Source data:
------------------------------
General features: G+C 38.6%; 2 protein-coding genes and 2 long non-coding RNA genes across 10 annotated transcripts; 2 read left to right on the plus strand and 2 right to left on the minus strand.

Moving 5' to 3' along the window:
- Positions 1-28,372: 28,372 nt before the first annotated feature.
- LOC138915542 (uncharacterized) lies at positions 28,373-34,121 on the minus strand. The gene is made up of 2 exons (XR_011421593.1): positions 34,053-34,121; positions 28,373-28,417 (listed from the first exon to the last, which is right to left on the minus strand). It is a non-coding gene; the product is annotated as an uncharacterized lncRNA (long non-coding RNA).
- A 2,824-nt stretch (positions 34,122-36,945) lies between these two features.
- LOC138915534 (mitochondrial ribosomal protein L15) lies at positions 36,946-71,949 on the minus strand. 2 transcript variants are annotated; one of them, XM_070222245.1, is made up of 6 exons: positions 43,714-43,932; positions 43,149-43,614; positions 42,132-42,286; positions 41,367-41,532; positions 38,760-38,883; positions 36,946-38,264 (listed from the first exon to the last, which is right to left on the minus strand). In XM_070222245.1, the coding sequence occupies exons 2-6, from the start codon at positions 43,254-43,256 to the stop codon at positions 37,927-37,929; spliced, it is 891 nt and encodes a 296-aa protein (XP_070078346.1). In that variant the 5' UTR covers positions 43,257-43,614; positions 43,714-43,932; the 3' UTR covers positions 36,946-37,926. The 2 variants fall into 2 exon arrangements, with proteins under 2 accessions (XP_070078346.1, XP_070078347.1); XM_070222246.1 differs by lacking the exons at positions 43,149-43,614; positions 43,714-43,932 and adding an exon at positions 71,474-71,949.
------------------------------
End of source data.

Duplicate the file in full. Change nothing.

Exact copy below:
General features: G+C 38.6%; 2 protein-coding genes and 2 long non-coding RNA genes across 10 annotated transcripts; 2 read left to right on the plus strand and 2 right to left on the minus strand.

Moving 5' to 3' along the window:
- Positions 1-28,372: 28,372 nt before the first annotated feature.
- LOC138915542 (uncharacterized) lies at positions 28,373-34,121 on the minus strand. The gene is made up of 2 exons (XR_011421593.1): positions 34,053-34,121; positions 28,373-28,417 (listed from the first exon to the last, which is right to left on the minus strand). It is a non-coding gene; the product is annotated as an uncharacterized lncRNA (long non-coding RNA).
- A 2,824-nt stretch (positions 34,122-36,945) lies between these two features.
- LOC138915534 (mitochondrial ribosomal protein L15) lies at positions 36,946-71,949 on the minus strand. 2 transcript variants are annotated; one of them, XM_070222245.1, is made up of 6 exons: positions 43,714-43,932; positions 43,149-43,614; positions 42,132-42,286; positions 41,367-41,532; positions 38,760-38,883; positions 36,946-38,264 (listed from the first exon to the last, which is right to left on the minus strand). In XM_070222245.1, the coding sequence occupies exons 2-6, from the start codon at positions 43,254-43,256 to the stop codon at positions 37,927-37,929; spliced, it is 891 nt and encodes a 296-aa protein (XP_070078346.1). In that variant the 5' UTR covers positions 43,257-43,614; positions 43,714-43,932; the 3' UTR covers positions 36,946-37,926. The 2 variants fall into 2 exon arrangements, with proteins under 2 accessions (XP_070078346.1, XP_070078347.1); XM_070222246.1 differs by lacking the exons at positions 43,149-43,614; positions 43,714-43,932 and adding an exon at positions 71,474-71,949.